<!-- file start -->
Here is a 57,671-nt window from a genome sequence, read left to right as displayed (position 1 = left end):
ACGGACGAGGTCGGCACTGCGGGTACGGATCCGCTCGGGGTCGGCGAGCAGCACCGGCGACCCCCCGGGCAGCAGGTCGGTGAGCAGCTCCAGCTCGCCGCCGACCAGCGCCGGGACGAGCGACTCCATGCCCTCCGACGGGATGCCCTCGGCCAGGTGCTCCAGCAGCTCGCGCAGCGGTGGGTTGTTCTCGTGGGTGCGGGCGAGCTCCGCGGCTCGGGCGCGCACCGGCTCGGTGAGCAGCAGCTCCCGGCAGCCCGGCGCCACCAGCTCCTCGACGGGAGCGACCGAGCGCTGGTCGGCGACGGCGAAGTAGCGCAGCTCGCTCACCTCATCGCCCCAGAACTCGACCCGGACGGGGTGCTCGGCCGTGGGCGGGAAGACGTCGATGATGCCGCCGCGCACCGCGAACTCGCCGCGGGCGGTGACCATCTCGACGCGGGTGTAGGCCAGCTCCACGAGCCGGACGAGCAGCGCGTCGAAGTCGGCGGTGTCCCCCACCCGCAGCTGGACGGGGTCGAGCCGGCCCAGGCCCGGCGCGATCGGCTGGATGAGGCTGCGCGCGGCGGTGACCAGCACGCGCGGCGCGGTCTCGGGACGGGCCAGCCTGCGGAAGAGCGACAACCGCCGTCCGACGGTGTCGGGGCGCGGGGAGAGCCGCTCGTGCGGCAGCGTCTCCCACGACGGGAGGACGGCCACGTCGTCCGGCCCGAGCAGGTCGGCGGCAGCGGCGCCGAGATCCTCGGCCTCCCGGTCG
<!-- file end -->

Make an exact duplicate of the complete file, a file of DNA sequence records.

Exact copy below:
Here is a 57,671-nt window from a genome sequence, read left to right as displayed (position 1 = left end):
ACGGACGAGGTCGGCACTGCGGGTACGGATCCGCTCGGGGTCGGCGAGCAGCACCGGCGACCCCCCGGGCAGCAGGTCGGTGAGCAGCTCCAGCTCGCCGCCGACCAGCGCCGGGACGAGCGACTCCATGCCCTCCGACGGGATGCCCTCGGCCAGGTGCTCCAGCAGCTCGCGCAGCGGTGGGTTGTTCTCGTGGGTGCGGGCGAGCTCCGCGGCTCGGGCGCGCACCGGCTCGGTGAGCAGCAGCTCCCGGCAGCCCGGCGCCACCAGCTCCTCGACGGGAGCGACCGAGCGCTGGTCGGCGACGGCGAAGTAGCGCAGCTCGCTCACCTCATCGCCCCAGAACTCGACCCGGACGGGGTGCTCGGCCGTGGGCGGGAAGACGTCGATGATGCCGCCGCGCACCGCGAACTCGCCGCGGGCGGTGACCATCTCGACGCGGGTGTAGGCCAGCTCCACGAGCCGGACGAGCAGCGCGTCGAAGTCGGCGGTGTCCCCCACCCGCAGCTGGACGGGGTCGAGCCGGCCCAGGCCCGGCGCGATCGGCTGGATGAGGCTGCGCGCGGCGGTGACCAGCACGCGCGGCGCGGTCTCGGGACGGGCCAGCCTGCGGAAGAGCGACAACCGCCGTCCGACGGTGTCGGGGCGCGGGGAGAGCCGCTCGTGCGGCAGCGTCTCCCACGACGGGAGGACGGCCACGTCGTCCGGCCCGAGCAGGTCGGCGGCAGCGGCGCCGAGATCCTCGGCCTCCCGGTCG